It’s almost two months since I visited the Blue Pool and cleared some hairy weed from the brickwork and managed to photograph a six inch pipe just as the sun was setting and the deeper water was still cloudy.
Today I needed the exercise so I took a walk round Torwood. Fortunately I had my camera with me as I stood looking at the crystal clear water (still no blue colour) and staring patiently back at me was the Brick Arch of legends further up this page.
The arch was pretty much where Neil Jardine remembered it was. I was hoping it would be on the same side as the man-hole but the mystery just gets curiouser and curiouser.
As I strained to see through the breeze-rippled surface, I spotted another six inch pipe just a couple of feet anticlockwise from the first six inch pipe and on the same level.
Both pipes are directly above the Brick Arch opening.
Neil and myself remember the brick Arch opening as being clear of the bottom, so, assuming this is the only Brick Arch (not yet proven), we can deduce from its half buried state that the pool bottom is about a metre higher than it was in the 1960’s (at least round the edges) and the trees and weed covered debris will be well covering the loose bricks reported previously as having fallen in, presumably from a collapsed superstructure (a wall round the pool).
My biggest surprise was the size of the Brick Arch — much bigger than I remember. It is difficult to guess sizes under water but I am sure the diameter of the semi-circular arch is at the very least one metre.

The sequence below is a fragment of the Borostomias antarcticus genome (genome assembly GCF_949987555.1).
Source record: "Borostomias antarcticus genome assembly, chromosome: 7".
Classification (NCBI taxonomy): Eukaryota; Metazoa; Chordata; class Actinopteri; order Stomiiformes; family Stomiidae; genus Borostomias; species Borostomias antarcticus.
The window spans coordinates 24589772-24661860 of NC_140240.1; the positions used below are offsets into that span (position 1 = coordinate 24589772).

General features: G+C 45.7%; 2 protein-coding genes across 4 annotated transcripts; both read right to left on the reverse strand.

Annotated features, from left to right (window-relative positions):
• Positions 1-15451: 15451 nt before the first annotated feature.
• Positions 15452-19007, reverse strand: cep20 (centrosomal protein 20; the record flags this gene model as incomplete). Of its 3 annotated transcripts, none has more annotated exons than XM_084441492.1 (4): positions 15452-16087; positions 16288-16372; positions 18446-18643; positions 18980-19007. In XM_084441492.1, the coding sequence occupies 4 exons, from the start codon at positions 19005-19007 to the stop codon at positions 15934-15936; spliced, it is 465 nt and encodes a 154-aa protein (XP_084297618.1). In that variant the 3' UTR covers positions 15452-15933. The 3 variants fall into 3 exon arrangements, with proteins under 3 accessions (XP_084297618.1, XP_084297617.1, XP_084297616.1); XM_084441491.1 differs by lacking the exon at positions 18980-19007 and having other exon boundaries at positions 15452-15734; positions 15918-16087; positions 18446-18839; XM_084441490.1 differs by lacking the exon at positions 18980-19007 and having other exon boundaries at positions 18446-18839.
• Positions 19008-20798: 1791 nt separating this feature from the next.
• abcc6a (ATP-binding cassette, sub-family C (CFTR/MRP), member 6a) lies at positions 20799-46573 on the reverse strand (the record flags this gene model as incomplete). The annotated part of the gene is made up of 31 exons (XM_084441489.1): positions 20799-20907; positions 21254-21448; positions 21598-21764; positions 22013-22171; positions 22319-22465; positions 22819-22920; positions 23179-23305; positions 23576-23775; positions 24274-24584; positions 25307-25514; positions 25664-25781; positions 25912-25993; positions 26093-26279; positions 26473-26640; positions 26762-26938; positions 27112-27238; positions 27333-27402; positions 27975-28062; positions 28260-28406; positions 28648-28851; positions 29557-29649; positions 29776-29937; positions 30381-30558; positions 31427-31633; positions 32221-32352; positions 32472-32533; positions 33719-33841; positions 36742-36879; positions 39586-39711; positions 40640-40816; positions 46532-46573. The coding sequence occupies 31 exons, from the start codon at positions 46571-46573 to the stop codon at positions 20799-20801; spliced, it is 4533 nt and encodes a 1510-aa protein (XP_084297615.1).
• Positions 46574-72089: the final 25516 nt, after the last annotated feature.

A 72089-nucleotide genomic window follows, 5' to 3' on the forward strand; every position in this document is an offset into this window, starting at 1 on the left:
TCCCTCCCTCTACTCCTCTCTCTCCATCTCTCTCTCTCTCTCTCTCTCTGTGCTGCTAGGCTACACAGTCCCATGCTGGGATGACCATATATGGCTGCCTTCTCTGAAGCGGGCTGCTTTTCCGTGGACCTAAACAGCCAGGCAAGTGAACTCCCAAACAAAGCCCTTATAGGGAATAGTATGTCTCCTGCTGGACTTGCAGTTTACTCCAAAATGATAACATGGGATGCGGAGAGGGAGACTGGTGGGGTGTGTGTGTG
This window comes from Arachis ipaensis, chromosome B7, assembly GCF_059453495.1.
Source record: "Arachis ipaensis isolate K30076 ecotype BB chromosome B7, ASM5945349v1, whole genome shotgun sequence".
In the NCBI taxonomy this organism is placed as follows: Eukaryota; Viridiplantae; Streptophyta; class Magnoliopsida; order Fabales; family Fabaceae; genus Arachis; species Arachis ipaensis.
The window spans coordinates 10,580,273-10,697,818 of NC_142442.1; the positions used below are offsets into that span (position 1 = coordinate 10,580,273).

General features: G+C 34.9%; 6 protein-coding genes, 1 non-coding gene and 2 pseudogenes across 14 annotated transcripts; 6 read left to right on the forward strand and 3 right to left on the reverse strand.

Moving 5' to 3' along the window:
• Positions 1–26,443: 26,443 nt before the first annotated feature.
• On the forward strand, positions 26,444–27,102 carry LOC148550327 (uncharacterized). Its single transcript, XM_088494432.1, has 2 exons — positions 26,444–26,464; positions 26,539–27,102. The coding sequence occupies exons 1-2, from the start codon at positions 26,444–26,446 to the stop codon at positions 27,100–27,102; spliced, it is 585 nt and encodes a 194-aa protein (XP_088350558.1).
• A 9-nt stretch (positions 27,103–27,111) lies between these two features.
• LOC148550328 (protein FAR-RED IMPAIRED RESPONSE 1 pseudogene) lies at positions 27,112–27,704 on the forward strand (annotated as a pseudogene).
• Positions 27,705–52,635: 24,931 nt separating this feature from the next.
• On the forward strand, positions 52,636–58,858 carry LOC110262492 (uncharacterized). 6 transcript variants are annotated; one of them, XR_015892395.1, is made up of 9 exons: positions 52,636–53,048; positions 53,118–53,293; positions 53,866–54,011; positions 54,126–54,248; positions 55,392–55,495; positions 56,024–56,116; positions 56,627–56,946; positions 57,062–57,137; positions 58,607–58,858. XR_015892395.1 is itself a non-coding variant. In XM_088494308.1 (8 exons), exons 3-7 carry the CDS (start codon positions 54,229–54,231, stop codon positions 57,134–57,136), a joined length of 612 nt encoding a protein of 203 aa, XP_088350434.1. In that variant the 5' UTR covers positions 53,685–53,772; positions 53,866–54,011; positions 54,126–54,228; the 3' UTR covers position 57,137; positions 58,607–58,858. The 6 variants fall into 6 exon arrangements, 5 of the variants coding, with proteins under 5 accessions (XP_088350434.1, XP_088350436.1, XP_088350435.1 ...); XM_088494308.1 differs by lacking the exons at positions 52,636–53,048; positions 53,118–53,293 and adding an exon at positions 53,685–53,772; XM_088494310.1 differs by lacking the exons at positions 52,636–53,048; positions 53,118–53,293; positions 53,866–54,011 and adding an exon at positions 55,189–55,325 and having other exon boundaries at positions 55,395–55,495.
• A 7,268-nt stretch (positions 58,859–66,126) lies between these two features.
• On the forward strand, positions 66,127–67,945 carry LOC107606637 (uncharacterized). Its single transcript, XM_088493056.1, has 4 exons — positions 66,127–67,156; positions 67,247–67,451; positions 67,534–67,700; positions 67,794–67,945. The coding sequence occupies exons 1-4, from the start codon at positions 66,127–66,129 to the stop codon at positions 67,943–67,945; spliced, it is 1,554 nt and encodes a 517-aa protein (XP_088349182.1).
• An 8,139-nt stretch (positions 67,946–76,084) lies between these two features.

Another find was a heavy plank that had been driven down vertically into the bottom debris. It was tight against the brickwork and just covering the edge of the Arch. Its top was about half way between the Arch and the surface. I took a long stick and pushed it over for a better look. My best guess at this stage is that its cross section is about 10 x 2.5 inches. It is tapered towards the top for some reason. Maybe later I will haul it out for a better look.
We have two pipes and a Brick Arch all on the same side. Inlet and outlet on the same side ? — I am not too comfortable with that — and no opening (so far) on the man-hole side. Most of the brickwork is still weed covered. When I clean that off, I should have a good view of all openings above the bottom-debris.
It’s unlikely that I will be doing much during the cold short days of the winter months other than have a look now and then.
I spent a frustrating day at Callendar House Reference Library yesterday, trying to read the hand scrawled minutes of the Falkirk & Larbert Water Trust of 1892. This was very slow going and yielded nothing worthwhile but it would probably take months to read through them all.
I have put out email ‘feelers’ to Scottish Water, the Forestry Commission and Carron Company who owned Torwood for a while. I will pray for a result there rather than go back to reading the minutes.
It’s worth noting that only the top of a semi circular arch is visible at present. No sign of the vertical parallel sides and level bottom that I remember — wee bit of dredging required there.
If the arch keeps going round to form a circle then we have a round brick pipe and not what I remember — except that somewhere inside me there is a memory of a small round brick opening that I have not mentioned because I really think I am inventing it. It certainly was nowhere near the diameter of this (very large) Brick Arch.
Thanks again to Caroline Kerr from Aberdeen who took a couple of samples home for testing on 6 October 2009. The results are published on Torwood Blue Pool Water Analysis.
We did not get a Laboratory pH result but Caroline has just Litmus Tested the duplicate sample and the pH is 6.0